RAISING STARTUP CAPITAL SESSION 2: FINANCIAL MODELING

RAISING STARTUP CAPITAL SESSION 2: FINANCIAL MODELING Nathan Beckord, CFA @startupventures General Assembly San Francisco 2.5.2013 HELLO. General  A...
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RAISING STARTUP CAPITAL SESSION 2: FINANCIAL MODELING Nathan Beckord, CFA @startupventures General Assembly San Francisco 2.5.2013

HELLO. General  Assembly  is  a  global  network  of  campuses  for   individuals  seeking  opportunity  and  educa7on  in  technology,   business,  and  design  founded  in  NYC.   Follow  us  on  [email protected]  at  @GA_SF  for  the  latest  news  on   classes,  courses,  and  events  in  San  Francisco,  and  use  the   hashtag  #GASF  to  con7nue  the  conversa7on.     Take  a  look  at  our  course  catalog  at  generalassemb.ly/sf  for   a  list  of  classes  currently  offered.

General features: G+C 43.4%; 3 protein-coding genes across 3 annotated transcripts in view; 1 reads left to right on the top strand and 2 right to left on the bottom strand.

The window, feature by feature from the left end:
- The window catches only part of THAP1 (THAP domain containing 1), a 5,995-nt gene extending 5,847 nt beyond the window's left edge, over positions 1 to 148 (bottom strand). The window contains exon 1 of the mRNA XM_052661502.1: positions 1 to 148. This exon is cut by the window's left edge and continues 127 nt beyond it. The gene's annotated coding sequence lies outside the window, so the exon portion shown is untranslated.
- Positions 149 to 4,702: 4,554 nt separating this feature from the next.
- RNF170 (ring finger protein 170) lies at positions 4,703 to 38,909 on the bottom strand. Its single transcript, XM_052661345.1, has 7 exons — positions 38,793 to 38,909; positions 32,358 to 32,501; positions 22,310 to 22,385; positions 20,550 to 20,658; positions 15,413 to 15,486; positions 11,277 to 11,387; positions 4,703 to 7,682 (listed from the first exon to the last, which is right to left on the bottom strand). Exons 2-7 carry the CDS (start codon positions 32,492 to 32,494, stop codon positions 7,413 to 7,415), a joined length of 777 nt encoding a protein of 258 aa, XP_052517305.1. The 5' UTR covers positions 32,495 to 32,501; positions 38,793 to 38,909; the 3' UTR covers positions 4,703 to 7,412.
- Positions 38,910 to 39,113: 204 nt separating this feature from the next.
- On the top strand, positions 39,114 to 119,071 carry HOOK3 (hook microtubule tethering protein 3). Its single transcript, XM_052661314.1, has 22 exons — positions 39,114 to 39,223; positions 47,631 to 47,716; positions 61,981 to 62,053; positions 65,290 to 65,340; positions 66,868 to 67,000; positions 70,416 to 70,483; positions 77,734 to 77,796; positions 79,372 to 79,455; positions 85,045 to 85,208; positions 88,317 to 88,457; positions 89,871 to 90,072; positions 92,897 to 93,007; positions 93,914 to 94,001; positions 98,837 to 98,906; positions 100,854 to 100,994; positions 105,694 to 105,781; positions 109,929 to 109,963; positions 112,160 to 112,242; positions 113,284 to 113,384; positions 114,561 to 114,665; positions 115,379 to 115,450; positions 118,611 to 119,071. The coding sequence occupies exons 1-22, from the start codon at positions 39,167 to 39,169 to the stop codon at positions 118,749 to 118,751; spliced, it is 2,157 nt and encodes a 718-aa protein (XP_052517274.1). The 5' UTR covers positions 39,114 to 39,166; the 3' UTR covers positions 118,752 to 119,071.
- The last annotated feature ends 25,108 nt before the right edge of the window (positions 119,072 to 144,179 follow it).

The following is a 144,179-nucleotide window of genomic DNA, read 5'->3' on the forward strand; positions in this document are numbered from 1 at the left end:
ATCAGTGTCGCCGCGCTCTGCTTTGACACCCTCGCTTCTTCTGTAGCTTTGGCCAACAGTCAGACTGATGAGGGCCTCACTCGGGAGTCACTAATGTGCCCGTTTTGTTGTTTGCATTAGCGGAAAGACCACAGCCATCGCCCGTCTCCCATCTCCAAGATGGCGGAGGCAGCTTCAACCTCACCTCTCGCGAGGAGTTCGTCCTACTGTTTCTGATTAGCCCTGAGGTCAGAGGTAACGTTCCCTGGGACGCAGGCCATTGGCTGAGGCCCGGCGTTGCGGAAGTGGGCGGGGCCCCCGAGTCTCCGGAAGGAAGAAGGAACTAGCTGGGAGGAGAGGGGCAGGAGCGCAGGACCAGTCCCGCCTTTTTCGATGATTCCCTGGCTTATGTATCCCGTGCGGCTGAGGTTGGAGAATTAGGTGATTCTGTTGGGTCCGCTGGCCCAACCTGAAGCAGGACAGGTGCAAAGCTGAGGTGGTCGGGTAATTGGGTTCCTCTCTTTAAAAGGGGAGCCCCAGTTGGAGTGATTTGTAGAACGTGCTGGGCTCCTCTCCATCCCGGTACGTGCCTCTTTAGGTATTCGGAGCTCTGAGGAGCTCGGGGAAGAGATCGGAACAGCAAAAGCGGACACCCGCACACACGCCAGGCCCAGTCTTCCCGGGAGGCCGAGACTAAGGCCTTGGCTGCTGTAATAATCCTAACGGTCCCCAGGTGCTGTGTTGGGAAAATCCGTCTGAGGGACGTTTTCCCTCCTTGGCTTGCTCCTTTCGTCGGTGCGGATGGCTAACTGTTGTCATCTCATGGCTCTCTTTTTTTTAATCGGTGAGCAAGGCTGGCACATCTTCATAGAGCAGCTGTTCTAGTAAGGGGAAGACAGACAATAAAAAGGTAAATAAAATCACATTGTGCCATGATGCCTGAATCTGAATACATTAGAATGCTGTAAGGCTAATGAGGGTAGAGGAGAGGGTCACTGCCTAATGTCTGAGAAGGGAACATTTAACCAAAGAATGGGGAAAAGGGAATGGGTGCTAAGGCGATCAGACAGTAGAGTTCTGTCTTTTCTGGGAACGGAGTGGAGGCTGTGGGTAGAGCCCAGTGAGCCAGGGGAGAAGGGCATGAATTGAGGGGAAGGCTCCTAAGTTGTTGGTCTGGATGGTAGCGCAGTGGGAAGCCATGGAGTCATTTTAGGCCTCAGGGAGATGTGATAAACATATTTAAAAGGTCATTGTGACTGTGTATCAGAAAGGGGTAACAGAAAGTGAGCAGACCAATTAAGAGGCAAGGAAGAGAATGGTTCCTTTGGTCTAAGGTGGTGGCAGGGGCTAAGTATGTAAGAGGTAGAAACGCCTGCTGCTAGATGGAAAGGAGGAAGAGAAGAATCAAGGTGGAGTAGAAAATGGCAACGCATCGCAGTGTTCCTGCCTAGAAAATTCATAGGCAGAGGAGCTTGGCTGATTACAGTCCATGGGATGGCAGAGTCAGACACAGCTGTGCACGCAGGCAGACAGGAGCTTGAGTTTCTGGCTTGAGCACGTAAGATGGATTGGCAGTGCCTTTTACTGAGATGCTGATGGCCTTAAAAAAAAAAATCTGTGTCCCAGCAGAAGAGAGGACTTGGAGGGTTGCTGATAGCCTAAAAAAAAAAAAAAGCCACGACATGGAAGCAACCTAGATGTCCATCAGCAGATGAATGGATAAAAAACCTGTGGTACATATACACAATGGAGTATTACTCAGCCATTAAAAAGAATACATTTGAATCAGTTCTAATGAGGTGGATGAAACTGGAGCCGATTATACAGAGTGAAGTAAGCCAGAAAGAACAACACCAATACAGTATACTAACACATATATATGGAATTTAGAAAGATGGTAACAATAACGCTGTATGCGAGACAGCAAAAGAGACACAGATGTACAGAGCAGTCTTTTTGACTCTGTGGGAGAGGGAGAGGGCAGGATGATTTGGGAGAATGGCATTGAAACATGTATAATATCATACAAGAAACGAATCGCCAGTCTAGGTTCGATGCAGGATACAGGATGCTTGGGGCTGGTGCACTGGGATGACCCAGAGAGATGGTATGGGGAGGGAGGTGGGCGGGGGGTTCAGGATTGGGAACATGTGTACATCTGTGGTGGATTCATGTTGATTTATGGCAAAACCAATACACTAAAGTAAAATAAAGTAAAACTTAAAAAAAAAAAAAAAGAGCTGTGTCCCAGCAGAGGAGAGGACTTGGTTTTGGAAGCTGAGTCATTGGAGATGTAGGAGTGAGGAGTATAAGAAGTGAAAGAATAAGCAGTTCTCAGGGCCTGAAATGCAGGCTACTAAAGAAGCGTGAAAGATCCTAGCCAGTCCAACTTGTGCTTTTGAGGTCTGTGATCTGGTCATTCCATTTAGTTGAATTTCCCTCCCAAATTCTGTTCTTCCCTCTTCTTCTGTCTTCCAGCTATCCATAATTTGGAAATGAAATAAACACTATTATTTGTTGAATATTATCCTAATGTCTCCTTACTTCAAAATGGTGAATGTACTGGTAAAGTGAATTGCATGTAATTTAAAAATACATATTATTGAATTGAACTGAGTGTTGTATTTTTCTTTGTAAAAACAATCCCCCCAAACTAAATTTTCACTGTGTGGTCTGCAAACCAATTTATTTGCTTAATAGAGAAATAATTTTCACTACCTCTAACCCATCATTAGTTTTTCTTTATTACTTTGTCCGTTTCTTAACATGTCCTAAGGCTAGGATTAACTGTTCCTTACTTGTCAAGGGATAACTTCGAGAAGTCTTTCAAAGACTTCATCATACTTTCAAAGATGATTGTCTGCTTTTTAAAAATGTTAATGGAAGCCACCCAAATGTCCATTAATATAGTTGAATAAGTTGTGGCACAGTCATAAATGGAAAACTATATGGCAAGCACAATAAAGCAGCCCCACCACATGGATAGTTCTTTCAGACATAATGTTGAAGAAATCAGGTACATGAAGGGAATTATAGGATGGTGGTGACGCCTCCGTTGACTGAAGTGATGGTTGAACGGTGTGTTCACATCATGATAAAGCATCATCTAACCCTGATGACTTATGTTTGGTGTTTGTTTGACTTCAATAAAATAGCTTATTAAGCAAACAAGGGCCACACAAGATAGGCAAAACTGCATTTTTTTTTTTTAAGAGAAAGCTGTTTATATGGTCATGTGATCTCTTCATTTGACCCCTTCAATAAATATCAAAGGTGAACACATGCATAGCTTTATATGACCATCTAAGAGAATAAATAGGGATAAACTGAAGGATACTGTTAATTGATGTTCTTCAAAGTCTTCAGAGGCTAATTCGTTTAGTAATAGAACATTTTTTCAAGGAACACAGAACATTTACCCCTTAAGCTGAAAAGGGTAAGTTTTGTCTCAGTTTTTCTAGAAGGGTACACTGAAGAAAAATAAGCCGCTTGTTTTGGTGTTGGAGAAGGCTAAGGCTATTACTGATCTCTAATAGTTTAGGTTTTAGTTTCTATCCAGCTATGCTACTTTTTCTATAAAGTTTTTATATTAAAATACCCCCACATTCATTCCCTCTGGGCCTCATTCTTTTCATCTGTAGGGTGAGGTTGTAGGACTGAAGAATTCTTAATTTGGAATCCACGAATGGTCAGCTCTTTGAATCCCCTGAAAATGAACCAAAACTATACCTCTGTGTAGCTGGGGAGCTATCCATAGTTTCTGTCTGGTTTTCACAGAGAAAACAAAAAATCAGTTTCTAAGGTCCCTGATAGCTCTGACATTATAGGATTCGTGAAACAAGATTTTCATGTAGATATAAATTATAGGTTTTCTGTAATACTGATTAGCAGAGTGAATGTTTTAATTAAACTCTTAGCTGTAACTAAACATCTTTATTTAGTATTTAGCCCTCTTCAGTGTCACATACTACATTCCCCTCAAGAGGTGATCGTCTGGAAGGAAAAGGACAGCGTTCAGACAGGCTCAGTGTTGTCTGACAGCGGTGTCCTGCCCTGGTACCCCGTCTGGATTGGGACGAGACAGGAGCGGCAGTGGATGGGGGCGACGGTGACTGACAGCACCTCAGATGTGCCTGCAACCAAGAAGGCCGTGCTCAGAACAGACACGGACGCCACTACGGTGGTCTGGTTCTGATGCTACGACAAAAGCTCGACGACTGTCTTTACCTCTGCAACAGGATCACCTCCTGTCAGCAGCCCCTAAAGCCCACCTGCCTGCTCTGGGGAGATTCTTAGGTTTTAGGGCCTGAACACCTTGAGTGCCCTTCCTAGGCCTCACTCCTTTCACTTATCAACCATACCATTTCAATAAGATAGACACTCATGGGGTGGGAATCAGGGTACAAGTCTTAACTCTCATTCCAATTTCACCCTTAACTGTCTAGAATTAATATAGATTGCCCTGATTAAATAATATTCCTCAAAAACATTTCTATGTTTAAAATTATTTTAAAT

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Financial Modeling for Startups Nathan Beckord, CFA @startupventures

GENERAL ASSEMBLY Feb. 5, 2013

HI. MY NAME IS… Nathan  Beckord,  CFA.    Principal,  www.VentureArchetypes.com   • 

My  Job:  Startup  CFO,  Advisor,  and  BD  Guy  

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100+  Startup  clients  over  the  past  eight  years   E.g.  Kickstarter,  Clicker,  Autonet,  Zerply,  GetHired,  etc.  

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Clients  have  collec7vely  raised  over  $98  million  in  seed  capital  and  achieved   5  exits   • 

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Example:  I  ran  financial  modeling  for  Clicker.com,  which  raised  2  rounds  of  VC   and  sold  for  $100m  in  3  years.  

Previous  Career:  Technology  Valua7on  |  Investment  Banking  |  Venture   Capital   Chartered  Financial  Analyst  (CFA)  and  MBA  

Financial Modeling for Startups Nathan Beckord, CFA @startupventures

GENERAL ASSEMBLY Feb. 5, 2013